It’s no secret that the 2008 stock market tumble and ensuing recession threw the real estate market for a serious loop. Foreclosure rates shot through the roof, and thousands of homes across the country fell into disrepair or sat abandoned. While property values have begun to rebound, many homeowners still find themselves in an upside down mortgage, and fewer people can afford to buy than before, regardless of the low interest rates. That means banks and other lenders have to approach financing deals very carefully, which makes securing a home loan incredibly difficult. But there may be a new determining factor that can help all parties hedge their bets. According to a recent study, mortgage holders with energy efficient homes are far less likely to default on their loan.
The study was conducted by the Center for Community Capital out of the University of North Carolina. With funding granted by the Institute for Market Transformation, the study is the very first one that attempts to tie the energy efficiency of a home with the risk of homeowner loan default. The study is entitled “Home Energy Efficiency and Mortgage Risks”, and the surprising results were first reported by The Atlantic City.
The study checked in on more than 70,000 mortgages, with a mix of both traditional and Energy Star-rated homes. These single family units all had mortgages taken out, and the loan data came direct from CoreLogic, a trusted provider of financial facts and figures. Controls were put in place that corrected for the income in each neighborhood, the specific size and age of each home, the regional unemployment rate, the loan type, the credit score of the borrower, the value of the house compared to median values in each region and the local electrical costs. And the findings were statistically significant. Apparently, if you live in an energy efficient home you are 32% less likely to default on your mortgage.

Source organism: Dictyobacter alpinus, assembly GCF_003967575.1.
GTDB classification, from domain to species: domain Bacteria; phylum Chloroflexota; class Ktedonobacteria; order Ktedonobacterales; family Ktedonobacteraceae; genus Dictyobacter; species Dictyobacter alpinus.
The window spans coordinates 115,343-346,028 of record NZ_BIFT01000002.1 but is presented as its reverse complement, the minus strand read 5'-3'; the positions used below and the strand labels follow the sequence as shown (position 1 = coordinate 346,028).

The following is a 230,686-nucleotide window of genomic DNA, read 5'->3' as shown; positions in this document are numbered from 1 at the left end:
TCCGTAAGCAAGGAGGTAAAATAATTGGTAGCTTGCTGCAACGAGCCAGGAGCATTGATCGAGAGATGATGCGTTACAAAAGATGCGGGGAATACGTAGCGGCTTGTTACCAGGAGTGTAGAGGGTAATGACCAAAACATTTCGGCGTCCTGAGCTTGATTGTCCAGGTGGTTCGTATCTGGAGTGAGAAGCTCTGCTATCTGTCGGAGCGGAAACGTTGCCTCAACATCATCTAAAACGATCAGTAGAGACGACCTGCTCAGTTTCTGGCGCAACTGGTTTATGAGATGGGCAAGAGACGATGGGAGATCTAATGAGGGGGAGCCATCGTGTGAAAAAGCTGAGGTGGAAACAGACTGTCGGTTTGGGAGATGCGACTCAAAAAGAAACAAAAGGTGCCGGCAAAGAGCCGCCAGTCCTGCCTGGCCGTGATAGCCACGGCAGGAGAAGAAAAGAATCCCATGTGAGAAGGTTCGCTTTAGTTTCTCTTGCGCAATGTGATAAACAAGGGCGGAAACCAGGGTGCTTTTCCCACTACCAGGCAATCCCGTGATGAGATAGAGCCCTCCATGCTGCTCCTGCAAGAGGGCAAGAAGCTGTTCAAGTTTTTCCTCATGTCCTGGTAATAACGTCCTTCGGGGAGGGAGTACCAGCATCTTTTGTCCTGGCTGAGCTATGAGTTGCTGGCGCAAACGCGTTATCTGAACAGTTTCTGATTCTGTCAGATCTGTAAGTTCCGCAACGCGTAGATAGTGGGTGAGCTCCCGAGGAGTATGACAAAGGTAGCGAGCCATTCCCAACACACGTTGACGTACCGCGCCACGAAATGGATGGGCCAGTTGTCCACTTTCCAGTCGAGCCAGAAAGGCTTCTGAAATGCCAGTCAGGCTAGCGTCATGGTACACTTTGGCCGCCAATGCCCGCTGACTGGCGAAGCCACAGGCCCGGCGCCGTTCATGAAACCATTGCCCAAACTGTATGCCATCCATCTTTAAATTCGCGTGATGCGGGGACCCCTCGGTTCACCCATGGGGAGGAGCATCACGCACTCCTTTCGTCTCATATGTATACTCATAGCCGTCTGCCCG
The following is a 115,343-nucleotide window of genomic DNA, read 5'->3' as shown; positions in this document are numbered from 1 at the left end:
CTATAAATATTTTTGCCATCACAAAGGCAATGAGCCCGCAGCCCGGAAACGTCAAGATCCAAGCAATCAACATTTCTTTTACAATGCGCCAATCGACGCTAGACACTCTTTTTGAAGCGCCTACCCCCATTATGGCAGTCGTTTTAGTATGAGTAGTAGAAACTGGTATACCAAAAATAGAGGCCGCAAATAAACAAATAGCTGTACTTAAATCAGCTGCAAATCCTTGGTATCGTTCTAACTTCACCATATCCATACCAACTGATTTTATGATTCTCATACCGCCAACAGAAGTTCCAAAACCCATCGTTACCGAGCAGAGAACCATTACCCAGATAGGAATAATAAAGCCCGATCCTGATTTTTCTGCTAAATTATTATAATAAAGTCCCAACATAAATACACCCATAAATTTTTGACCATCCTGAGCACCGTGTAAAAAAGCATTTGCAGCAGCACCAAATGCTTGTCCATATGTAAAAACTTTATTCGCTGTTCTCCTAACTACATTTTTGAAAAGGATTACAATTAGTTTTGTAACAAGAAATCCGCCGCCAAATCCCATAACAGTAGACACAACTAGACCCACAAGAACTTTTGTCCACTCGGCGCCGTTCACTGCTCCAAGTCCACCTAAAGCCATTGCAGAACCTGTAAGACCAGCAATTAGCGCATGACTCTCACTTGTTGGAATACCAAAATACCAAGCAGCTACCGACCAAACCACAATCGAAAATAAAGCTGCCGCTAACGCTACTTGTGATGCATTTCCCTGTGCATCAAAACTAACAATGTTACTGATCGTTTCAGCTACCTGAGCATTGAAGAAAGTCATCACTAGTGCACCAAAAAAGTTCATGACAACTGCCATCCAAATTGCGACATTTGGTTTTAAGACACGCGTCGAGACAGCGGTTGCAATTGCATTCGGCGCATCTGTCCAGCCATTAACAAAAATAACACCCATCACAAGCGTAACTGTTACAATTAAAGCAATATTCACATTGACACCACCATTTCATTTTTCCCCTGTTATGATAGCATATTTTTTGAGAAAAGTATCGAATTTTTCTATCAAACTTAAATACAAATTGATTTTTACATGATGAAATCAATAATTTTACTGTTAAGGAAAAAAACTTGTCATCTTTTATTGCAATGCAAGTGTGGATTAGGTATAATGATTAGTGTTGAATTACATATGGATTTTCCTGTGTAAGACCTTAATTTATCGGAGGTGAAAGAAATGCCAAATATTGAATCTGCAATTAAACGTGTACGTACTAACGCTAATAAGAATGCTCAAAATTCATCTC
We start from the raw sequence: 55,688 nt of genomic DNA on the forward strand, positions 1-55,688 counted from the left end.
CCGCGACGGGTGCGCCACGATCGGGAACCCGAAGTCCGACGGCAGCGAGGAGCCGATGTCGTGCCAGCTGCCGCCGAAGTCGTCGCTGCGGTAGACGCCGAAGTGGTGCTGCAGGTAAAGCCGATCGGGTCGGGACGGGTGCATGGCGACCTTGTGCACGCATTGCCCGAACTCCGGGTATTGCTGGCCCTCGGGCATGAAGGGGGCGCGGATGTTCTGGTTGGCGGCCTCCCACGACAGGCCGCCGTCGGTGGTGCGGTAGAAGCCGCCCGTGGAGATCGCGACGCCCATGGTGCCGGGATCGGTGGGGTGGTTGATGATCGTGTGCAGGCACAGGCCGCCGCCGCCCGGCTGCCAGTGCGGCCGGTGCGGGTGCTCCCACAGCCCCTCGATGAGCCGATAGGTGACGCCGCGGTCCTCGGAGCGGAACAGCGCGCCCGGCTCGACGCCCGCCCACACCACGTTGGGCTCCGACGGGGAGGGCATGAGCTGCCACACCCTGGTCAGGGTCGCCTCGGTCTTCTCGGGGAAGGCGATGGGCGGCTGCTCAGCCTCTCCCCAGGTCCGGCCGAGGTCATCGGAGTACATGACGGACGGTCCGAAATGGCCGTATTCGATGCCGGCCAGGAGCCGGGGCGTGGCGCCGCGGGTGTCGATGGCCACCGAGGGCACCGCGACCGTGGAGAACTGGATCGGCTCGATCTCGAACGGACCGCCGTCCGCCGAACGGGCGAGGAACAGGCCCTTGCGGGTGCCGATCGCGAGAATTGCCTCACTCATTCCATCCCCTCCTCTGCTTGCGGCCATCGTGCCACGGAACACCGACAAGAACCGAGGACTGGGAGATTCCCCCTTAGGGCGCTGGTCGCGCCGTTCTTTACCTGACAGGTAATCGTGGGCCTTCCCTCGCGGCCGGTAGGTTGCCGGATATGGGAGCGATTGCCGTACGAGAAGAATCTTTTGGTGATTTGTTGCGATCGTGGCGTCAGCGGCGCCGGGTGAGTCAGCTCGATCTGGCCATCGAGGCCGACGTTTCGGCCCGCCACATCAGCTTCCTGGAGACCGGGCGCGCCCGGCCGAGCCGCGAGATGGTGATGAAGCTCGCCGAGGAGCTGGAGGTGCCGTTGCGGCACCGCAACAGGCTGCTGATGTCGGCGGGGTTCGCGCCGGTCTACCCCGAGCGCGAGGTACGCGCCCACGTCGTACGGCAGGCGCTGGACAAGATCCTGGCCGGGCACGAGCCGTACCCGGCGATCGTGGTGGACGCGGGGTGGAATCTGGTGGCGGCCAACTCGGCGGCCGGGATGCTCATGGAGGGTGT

And that percentage scales based on your energy efficiency. The higher the Energy Star rating, the lower the risk of a mortgage default. They study organizers used the Home Energy Rating System, known as HERS, to gauge the efficiency of each property. For each point lower on the HERS index, the default risk would similarly reduce by 4%. The most amazing thing was that the various homes averaged out to the same general expense. The average traditional home polled in the study cost a bit over $218,000, while the average efficient home was just under $222,000. The square footage, unemployment rates and average earnings in each region were also consistent.
65% of the houses in the study were traditional homes, delineated as the control group. The remainder were rated by Energy Star. So why is the owner of an Energy Star property one-third less likely to default than an owner of a home in the control group? One obvious reason is that the energy efficient homes required less money each month in utility payments. That money adds up over time, and can go directly to a mortgage. People are already investing in attic insulation for heating and cooling savings, and other efficient upgrades are proving just as valuable. There may be some amount of self-selection going on as well, and homeowners who invest in energy efficiency may be more financially stable. But the study and its findings certainly should not be ignored.